HBO Carries a Torch For Teddy Kennedy
Monday, July 13, 2009
The neatest trick of the week would be to make a film about the life of Edward M. Kennedy that wasn't compelling. The man has lived the equivalent of a hyper-dramatic autobiographical novel, a story to give one's emotions a workout and a continuing saga that involves the great issues -- and one of the major political dynasties -- of the 20th century.
Even considering the intrinsic richness of the material, HBO producers have done a particularly laudable job with "Teddy: In His Own Words," a 90-minute film (premiering tonight) that follows the format of previous, similarly titled documentaries on other notable nabobs. The only narrator heard is Kennedy himself; he recalls his highs and lows as filmed moments of his life unreel -- some familiar, some rarely or never seen.
The film covers Teddy's life up to the present, including his fight against a brain tumor discovered last year. Attempting to speak in tribute to his longtime colleague on the Senate floor, Robert Byrd breaks down weeping at his desk. Kennedy's own words at the 2008 Democratic convention sound inescapably prophetic: "The torch will be passed again," he said. And reworking a famous quotation of his own, he declared: "The work begins anew, the hope rises again, and the dream lives on."
It was at the 1980 convention, his voice seeming to tremble, that Kennedy withdrew from the race for the Democratic presidential nomination with the benediction, "The work goes on, the cause continues, the hope still lives, and the dream shall never die." The reference to passing a torch echoes a line from his brother John's inaugural address: "The torch has been passed to a new generation of Americans -- born in this century, tempered by war, disciplined by a hard and bitter peace, proud of our ancient heritage . . ."
Produced by Peter Kunhardt and Sheila Nevins, "Teddy" is far more a tribute than a blistering warts-and-all portrait of Kennedy -- who in his majestic mane of white now resembles Claude Rains in the role of a venerated senior senator in "Mr. Smith Goes to Washington." But the film doesn't duck the scandals of his public life. The most notorious, of course, is the automobile accident that took the life of secretary Mary Jo Kopechne in 1969; Kennedy, who had been driving the car, disappeared for eight hours before notifying local police. He later pleaded guilty to leaving the scene of an accident, but troubling questions remain to this day.
In addition, the film covers the litany of tragedies that is part of Kennedy family mythology -- the early deaths of brother Joe and sister Kathleen, the assassinations of brothers John and Robert, and other tribulations. The dark legacy led Barbara Walters to ask Kennedy on the "Today" show in 1970, "Is the prize worth the pain?" There were also tabloid headlines related to first wife Joan's "battle with alcoholism," as it became known.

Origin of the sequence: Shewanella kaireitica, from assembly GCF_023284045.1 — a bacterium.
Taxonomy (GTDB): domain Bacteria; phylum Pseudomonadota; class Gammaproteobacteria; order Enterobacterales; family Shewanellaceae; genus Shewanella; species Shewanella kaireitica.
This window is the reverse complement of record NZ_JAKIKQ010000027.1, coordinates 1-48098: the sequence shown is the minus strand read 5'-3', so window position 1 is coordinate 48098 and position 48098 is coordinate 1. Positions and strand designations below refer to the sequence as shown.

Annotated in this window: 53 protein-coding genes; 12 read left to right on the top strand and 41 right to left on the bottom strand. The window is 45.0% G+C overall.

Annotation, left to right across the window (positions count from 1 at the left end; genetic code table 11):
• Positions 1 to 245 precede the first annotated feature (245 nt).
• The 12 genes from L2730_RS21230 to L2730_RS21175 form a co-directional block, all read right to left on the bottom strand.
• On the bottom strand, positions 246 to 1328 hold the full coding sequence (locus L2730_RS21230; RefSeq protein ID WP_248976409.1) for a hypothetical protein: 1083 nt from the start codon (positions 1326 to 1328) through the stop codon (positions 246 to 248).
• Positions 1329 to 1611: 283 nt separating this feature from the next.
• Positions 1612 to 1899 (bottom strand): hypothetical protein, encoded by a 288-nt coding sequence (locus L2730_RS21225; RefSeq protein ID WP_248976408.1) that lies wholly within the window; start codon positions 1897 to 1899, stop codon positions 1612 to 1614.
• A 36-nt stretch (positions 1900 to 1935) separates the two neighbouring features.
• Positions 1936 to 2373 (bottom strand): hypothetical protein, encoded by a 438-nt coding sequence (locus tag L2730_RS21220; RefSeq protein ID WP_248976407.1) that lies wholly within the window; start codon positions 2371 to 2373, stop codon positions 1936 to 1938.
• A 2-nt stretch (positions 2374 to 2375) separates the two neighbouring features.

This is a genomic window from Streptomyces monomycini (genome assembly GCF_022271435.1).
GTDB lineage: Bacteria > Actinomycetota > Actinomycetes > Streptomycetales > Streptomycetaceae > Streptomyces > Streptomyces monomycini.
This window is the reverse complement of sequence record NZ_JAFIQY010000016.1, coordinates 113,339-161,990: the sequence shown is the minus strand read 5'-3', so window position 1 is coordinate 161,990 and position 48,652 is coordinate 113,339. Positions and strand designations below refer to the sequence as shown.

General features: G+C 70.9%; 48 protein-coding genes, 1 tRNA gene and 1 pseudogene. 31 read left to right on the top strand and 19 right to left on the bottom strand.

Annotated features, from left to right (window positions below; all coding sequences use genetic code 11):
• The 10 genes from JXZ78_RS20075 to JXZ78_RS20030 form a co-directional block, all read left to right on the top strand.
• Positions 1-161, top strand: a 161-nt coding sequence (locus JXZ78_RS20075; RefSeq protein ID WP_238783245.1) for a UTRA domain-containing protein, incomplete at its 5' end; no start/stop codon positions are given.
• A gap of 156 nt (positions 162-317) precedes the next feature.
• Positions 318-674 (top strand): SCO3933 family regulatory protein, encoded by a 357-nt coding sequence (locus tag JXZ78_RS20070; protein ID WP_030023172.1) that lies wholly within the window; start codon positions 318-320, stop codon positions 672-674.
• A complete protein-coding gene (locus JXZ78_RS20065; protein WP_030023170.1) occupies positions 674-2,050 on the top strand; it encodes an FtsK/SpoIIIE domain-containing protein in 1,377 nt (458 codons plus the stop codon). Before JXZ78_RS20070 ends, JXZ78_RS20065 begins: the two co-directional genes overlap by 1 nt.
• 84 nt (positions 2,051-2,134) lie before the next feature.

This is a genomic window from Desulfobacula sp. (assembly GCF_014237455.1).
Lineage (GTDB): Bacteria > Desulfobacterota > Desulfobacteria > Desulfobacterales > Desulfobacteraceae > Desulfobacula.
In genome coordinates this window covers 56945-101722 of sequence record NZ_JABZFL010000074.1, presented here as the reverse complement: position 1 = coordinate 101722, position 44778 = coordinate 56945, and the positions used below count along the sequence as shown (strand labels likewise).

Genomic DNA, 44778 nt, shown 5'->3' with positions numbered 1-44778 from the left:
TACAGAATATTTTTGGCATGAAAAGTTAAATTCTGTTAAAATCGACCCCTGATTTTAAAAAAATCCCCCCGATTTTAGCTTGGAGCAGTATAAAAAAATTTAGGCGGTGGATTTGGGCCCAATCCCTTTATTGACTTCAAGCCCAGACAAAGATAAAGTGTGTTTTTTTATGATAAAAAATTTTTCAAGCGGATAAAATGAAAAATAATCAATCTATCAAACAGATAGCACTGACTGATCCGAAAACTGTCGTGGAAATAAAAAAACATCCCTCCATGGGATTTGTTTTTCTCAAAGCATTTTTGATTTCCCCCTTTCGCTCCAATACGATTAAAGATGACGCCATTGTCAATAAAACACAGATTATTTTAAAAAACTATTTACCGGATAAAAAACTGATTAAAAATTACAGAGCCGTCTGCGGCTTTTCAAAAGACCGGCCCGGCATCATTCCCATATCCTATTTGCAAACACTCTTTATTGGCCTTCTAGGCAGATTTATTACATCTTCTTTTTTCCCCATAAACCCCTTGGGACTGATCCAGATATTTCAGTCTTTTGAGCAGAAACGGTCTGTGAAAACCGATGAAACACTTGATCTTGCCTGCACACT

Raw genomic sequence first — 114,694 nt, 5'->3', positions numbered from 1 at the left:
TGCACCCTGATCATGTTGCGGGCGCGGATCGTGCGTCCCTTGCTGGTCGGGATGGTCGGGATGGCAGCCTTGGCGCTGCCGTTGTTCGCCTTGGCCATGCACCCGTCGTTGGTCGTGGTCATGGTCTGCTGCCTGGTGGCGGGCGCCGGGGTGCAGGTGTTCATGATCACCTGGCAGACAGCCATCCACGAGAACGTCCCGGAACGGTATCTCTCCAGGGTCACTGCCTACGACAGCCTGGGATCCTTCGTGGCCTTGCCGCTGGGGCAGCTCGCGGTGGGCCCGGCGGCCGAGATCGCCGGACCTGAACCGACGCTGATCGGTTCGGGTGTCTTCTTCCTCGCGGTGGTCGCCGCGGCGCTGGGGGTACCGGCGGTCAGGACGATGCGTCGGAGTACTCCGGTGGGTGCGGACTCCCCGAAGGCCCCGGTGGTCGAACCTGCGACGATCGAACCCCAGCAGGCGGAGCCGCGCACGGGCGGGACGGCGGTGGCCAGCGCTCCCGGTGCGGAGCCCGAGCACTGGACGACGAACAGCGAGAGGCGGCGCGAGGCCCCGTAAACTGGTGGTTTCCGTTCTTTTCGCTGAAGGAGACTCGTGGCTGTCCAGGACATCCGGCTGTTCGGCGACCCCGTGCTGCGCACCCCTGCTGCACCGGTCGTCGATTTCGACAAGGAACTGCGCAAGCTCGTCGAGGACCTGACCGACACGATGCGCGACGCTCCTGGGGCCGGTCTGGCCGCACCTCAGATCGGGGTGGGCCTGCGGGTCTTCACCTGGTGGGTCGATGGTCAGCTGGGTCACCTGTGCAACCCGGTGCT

"I recognize my own shortcomings," Kennedy says in a sound bite from 1991, describing himself as "basically a hopeful and optimistic person" despite the many setbacks.
Among the less familiar moments recalled are then-President Richard M. Nixon's efforts to "get" Teddy with a smear and thereby cripple him politically. On audiotapes from the Oval Office, Nixon advocates "a lot more use of wiretapping" as a political weapon, and when he hears a rumor that Arthur Bremer, charged with the 1972 assassination attempt on segregationist George Wallace, was a Kennedy supporter, Nixon tells underlings to "put that out" -- to get the rumor into heavy rotation.
There's a wealth of great historical footage and of priceless Kennedy home movies in the report, including shots of a heavily freckled Teddy as a privileged, adorable little boy, cutting the ribbon that opened a new London zoo when daddy Joe was ambassador to the Court of St. James's. Later, Teddy is a prominent part of a striking, dashing trio: John, Robert and Edward, those overachieving Kennedy boys who were apparently never unaware of what was expected of them.
"My brothers really thought that politics was an honorable profession," Kennedy recalls. Many of the moments evoked now seem like pungent or poignant signs of the times, as when Kennedy, asked by NBC newsman Frank McGee to describe his political stance, says casually, "Well, I certainly consider myself a liberal." The word "liberal" hadn't yet been demonized by some; few politicians would make that statement today.
"Teddy" is both an intimate portrait and a resonant historical pageant, a march through time that even contains a narrative "arc" -- as it's called in Hollywood filmmaking -- for the hero. He goes from being probably the most underestimated of the Kennedy boys to becoming the rowdy avatar of old-style politics and a passionate fighter for such causes as the Equal Rights Amendment and the civil rights struggle. He was also at the forefront of battles to keep Robert Bork from becoming a Supreme Court justice; to limit warmaking in the Persian Gulf; and, in a rousing 2008 tour de force at the American University, to make Barack Obama the Democratic nominee for president of the United States.
That last ebullient speech showed Kennedy at his most infectious, relishing the moment and the role. He's a character as rich and colorful as any of the fictitious politicians dreamed up by novelists for potboilers. A viewer well might wish for more unfettered candor on Kennedy's part in the film, but we can appreciate that he's not about to sully or diminish the myth.
"Now are you glad to see Old Kennedy?" he playfully taunts a crowd at a late-'90s appearance. "Are you glad to see me?" He knows they are, he knows what an icon of icons he has become, and he seems to be enjoying the role as much as his audience does.
Teddy: In His Own Words (90 minutes) debuts tonight at 9 on HBO.